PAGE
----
What do people think about this? I'm very open to both sides, would just like to test the waters and see where people land.

Thanks everybody, discuss!

Edited to add topic tag- Maribeth
« Last Edit: Jul 12, 2013, 09:45 pm by Maribeth »
"All the world's a stage, and all the men and women in it merely players."
As You Like It, II.iv.137, Wm. Shakespeare

Liz113

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Re: Acting maintenance notes in the Performance Report
« Reply #1 on: Jun 15, 2013, 05:41 pm »
I'm not sure how I personally feel about it. But I have worked in some shows in which there we some very experienced and some not-so-experienced actors. The novice actors felt like they were getting more notes than anyone else ( which they were) and were upset by that idea because they felt that they were bringing everyone/ the show down ( which they weren't they just needed more help staying consistent in a long run than the veteran actors). I can see how putting actor notes in the nightly notes might single actors out and potentially upset them or throw them off.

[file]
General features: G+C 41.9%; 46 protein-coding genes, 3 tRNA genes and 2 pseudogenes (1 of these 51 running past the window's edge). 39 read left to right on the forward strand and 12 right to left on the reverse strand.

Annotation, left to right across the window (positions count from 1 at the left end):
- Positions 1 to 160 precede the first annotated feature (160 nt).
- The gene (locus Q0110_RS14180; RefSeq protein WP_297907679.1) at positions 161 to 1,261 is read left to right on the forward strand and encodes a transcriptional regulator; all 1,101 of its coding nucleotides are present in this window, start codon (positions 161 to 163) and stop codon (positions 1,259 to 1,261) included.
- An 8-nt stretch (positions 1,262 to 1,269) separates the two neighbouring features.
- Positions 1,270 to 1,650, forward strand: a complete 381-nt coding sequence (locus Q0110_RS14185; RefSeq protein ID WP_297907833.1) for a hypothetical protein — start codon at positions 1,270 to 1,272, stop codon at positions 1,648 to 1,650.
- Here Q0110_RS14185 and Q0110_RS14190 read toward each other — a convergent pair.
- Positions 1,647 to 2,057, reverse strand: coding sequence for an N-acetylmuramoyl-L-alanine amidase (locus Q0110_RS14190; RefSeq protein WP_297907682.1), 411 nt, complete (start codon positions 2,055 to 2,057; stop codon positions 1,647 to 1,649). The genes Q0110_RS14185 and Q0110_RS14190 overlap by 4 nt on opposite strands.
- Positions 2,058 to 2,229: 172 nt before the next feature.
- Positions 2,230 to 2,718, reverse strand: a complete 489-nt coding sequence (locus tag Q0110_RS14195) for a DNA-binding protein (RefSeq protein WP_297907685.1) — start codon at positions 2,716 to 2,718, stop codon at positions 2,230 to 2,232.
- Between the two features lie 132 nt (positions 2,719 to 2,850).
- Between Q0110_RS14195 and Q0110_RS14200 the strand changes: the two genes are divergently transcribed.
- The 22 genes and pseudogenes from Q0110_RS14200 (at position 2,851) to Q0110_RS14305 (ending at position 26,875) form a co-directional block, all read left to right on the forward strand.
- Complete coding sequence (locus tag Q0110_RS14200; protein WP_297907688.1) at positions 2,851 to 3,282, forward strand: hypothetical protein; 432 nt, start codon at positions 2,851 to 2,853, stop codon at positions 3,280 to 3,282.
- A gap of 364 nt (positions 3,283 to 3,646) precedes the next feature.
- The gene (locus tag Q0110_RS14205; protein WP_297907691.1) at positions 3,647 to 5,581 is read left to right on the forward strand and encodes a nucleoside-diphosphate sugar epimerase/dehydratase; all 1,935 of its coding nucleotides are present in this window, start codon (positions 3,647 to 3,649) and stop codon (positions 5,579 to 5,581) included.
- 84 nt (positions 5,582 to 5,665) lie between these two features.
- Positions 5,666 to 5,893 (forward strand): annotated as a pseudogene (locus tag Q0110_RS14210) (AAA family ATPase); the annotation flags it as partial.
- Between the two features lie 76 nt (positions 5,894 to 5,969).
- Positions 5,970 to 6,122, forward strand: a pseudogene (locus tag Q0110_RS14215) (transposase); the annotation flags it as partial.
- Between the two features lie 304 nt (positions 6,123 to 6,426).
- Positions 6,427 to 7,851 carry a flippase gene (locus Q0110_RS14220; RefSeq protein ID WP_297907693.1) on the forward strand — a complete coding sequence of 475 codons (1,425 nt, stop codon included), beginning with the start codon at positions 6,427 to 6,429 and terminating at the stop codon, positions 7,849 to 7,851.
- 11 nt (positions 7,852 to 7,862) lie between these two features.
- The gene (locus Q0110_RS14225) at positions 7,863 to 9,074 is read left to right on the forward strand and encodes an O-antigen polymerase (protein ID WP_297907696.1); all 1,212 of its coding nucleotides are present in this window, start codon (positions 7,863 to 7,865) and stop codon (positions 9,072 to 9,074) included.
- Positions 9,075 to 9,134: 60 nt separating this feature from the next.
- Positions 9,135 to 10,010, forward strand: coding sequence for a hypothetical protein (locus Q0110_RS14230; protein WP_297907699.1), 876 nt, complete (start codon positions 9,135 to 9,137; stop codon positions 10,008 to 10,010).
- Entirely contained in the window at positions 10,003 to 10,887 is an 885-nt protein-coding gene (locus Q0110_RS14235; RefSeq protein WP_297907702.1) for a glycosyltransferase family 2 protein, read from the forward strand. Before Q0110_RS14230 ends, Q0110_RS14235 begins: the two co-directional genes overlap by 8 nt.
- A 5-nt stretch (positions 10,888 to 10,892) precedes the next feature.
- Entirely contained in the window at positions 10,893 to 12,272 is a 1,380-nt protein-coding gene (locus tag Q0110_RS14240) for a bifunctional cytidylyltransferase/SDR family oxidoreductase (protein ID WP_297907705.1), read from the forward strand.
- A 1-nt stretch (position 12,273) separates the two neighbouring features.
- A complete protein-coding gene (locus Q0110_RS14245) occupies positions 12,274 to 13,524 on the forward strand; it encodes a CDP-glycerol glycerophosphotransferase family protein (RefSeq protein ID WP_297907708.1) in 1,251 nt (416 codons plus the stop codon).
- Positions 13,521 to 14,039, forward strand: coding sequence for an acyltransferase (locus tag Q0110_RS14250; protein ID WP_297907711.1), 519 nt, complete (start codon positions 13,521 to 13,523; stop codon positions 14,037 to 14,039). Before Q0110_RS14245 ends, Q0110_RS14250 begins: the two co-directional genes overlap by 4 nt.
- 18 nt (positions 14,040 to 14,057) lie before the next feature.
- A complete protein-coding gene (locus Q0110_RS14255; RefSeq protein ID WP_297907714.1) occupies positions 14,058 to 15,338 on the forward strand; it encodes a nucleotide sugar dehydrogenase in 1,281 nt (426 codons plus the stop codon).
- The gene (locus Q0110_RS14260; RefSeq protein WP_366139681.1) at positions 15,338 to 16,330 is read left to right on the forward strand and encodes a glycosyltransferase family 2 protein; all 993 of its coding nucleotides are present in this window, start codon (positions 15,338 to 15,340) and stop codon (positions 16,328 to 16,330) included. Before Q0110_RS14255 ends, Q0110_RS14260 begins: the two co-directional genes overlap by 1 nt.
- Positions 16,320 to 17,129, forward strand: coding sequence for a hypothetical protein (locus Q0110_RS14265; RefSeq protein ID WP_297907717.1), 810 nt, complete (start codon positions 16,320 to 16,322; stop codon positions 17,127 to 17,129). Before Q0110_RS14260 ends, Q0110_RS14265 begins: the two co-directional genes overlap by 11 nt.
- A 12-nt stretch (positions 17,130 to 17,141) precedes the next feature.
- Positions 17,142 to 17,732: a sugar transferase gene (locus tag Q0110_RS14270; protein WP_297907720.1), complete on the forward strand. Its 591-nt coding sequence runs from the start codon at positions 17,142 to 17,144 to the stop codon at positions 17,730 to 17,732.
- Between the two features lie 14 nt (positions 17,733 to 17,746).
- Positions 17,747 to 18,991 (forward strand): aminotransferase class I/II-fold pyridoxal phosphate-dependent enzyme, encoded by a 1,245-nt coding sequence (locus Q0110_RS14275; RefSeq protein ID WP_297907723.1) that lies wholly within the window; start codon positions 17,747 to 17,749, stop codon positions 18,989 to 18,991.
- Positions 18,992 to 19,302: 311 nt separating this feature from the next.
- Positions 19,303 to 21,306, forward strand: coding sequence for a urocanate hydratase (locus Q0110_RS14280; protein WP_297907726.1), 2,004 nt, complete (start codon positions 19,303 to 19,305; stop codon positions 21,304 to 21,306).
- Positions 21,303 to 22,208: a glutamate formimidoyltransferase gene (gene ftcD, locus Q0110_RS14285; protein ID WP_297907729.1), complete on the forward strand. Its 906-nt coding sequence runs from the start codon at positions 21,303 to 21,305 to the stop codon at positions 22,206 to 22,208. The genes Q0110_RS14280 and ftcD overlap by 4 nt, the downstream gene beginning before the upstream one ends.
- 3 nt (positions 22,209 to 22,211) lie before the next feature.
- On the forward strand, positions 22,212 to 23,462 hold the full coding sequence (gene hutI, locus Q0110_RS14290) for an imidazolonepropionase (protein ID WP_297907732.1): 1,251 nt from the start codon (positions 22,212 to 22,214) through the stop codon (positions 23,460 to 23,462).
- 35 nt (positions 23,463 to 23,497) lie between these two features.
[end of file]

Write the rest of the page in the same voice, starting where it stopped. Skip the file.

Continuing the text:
I think a good solution would be to keep notes individual but send one doc/email with all the notes for the night to the director and artistic director. That way the actors notes remain confidential and the directors only get one email. With email and the handy "copy/paste" buttons I don't think it would add much more work for the SM....

MatthewShiner

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Re: Acting maintenance notes in the Performance Report
« Reply #2 on: Jun 16, 2013, 12:24 am »
Do not put acting notes in the performance report.

One of the big things with email reports is that it can be forwarded.  So, once the note goes in the report, it becomes public.  AEA requires that individual actor notes be given in a seal envelope - I am pretty sure putting them in a public report goes against the spirit of the rule